Category Archives: Chia Seeds DIY

How to Make DIY Chia Seed Juice

Chia seed juices for sale in stores can get pretty pricy. And making chia juice yourself is so easy. It takes just a few minutes of mixing, then you stick it in the fridge and let it sit overnight.

Chia Juice

Voila! Chia juice.

There are two ways to make chia juice. This first is a little more time consuming: it involves making your own fruit or vegetable juice in a juicer, then adding the chia seeds.

However, I don’t have a juicer at the moment (I hope to get one soon) so I use the ridiculously easy method: buy a good, natural 100 percent juice at the store and add chia seeds.

Here’s my recipe:

Homemade chia seed juice

  • 3 cups juice of your choice
  • 3 T chia seeds (black or white — your choice)
  • A Ball jar with a lid or drink shaker

Just pour the juice into the jar, add the chia seeds and shake hard for about a minute. Let the jar sit on the counter, coming back to shake it again every couple of minutes.

After about 15 minutes, put the jar in the refrigerator and let it sit for at least several hours. I like to let it sit overnight to make sure the chia seeds have absorbed as much liquid as they can.

Pour the juice into a glass or sport bottle, or just chug it out of the jar. That’s it.

So, now you’ll never have to pay almost $4 for a chia juice again, unless you want to.

So, what juices should you use for your chia juice? I made a delicious chia juice a few days ago using blueberry blackberry acai juice.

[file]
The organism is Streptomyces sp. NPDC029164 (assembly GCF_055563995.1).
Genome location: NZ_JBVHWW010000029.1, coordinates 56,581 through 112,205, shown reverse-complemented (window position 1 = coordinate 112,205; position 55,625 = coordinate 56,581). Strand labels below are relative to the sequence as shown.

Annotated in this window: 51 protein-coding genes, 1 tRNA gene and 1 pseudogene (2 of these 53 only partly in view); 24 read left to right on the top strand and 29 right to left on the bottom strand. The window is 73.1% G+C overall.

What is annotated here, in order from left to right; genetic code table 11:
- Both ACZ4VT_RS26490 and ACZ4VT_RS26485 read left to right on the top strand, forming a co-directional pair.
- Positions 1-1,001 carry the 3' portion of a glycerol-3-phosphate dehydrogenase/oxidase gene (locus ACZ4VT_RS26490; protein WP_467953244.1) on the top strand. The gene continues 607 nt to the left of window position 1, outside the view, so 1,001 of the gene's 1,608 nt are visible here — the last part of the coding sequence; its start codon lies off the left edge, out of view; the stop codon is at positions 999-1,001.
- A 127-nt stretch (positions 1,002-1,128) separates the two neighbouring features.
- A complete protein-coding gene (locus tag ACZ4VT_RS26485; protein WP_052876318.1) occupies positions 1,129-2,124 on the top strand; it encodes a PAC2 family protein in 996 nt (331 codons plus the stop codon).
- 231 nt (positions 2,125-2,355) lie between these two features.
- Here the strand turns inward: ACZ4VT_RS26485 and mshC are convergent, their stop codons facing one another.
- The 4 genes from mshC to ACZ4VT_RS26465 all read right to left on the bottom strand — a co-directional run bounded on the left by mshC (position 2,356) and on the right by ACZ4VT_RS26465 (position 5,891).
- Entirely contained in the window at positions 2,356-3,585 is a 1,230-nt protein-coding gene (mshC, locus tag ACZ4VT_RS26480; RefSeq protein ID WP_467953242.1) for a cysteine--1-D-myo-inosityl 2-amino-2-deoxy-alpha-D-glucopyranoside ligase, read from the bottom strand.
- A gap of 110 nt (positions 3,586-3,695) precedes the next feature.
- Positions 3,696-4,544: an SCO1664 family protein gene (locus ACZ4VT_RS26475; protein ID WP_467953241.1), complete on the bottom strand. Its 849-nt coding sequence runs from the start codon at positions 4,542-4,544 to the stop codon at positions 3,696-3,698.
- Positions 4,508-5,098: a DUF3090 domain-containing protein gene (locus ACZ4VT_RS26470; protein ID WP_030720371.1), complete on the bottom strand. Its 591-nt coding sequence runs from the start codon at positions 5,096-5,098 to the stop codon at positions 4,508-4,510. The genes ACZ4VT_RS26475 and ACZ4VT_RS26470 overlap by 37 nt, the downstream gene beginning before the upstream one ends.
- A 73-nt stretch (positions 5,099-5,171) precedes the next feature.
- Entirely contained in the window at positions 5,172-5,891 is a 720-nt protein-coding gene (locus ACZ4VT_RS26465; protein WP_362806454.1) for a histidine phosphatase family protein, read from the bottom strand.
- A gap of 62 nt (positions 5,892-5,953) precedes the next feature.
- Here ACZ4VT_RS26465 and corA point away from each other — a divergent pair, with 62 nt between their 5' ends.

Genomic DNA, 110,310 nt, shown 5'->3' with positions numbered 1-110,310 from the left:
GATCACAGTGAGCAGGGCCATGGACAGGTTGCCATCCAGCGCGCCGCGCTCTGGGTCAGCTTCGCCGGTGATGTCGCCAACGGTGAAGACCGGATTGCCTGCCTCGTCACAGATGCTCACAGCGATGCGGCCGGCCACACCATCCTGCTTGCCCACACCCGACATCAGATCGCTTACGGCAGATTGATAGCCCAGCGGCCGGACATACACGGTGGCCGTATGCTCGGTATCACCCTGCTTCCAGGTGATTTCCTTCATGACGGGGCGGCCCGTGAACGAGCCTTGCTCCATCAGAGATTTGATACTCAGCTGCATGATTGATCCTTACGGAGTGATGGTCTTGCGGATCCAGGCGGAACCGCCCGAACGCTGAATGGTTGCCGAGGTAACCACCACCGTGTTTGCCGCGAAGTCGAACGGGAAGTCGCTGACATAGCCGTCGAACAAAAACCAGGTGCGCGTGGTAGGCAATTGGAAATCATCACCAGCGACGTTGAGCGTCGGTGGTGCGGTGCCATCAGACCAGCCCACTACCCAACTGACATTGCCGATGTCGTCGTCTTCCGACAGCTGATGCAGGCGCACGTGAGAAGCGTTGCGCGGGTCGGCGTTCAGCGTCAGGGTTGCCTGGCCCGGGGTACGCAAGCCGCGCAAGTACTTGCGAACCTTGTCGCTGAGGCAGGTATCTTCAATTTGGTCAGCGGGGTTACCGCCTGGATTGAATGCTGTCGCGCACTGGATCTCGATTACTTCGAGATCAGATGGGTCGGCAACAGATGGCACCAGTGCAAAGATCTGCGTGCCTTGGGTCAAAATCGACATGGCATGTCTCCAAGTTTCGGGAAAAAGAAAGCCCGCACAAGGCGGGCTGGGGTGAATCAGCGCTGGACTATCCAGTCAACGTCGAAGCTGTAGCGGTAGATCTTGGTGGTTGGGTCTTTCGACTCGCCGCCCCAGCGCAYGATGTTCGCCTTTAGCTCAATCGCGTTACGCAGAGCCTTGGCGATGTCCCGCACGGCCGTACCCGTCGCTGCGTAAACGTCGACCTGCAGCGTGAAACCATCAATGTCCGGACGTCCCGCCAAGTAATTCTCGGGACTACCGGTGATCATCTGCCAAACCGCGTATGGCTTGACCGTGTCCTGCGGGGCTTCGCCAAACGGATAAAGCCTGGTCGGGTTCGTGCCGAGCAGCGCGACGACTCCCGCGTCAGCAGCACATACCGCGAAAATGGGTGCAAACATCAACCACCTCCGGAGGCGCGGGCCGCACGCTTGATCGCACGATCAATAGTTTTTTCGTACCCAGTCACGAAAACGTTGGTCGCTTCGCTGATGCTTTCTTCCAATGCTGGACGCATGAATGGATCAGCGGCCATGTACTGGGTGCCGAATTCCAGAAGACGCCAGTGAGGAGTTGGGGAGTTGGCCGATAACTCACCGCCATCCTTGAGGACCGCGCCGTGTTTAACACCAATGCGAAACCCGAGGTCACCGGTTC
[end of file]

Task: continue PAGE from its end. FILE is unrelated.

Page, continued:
There are lots of other juices and juice combos that make great chia seed juice. Here are a few of my favorites:

R.W. Knudsen juices I like with chia seeds:

  • Cherry Cider
  • Kiwi Strawberry
  • Pineapple Coconut
  • Mango Peach
  • Razzleberry
  • Spiced Pear

Northland juices that work well for making chia juice:

  • Blueberry Blackberry Acai
  • Raspberry Pomegranate Goji
  • Berry Berry Maqui
  • Purple Power

So, try one of the above juices or use any juice you like. If you make your own juices, you have even more possibilities. Try a watermelon, cantaloupe or honeydew chia juice. Or make your favorite combo: I think a lemon ginger orange apple juice would be great with chia seeds added. Or, add some chia seeds to a green juice to make a seriously nutritious beverage.

One other tip: if you save your bottles and lids from iced tea or bottled water, you can make chia juice in single serving bottles. Just fill each bottle almost full with juice and add one to two tablespoons of chia seeds. Then they’re ready to grab in single serving form whenever you’re heading out the door.

Do you have a favorite flavor of chia juice to make? Let us know in the comments!

 

 

 

The #1 Easiest Way to “Eat” Chia Seeds: in Water

Chia seed water is a delicious, easy-to-make and extremely hydrating drink. There are plenty of fun variations on chia water too, such as making flavored chia water or coconut chia water.

Chia seed water Photo: Janine
Chia seed water
Photo: Janine

You should put your chia seeds in the water a day ahead of time and let it sit in the fridge overnight for best results.

How to make chia water

It couldn’t be any easier to make this super healthy beverage. Here’s a a simple chia water recipe:

  • 3 cups filtered water*
  • 1 T chia seeds
  • A Ball jar with a lid or a beverage shaker

*Natural-Healthy-Eating.com recommends using water that has been filtered by reverse osmosis for maximum water absorption by the chia seeds. But I use regular filtered water from my fridge, and it works pretty well.

To make the water: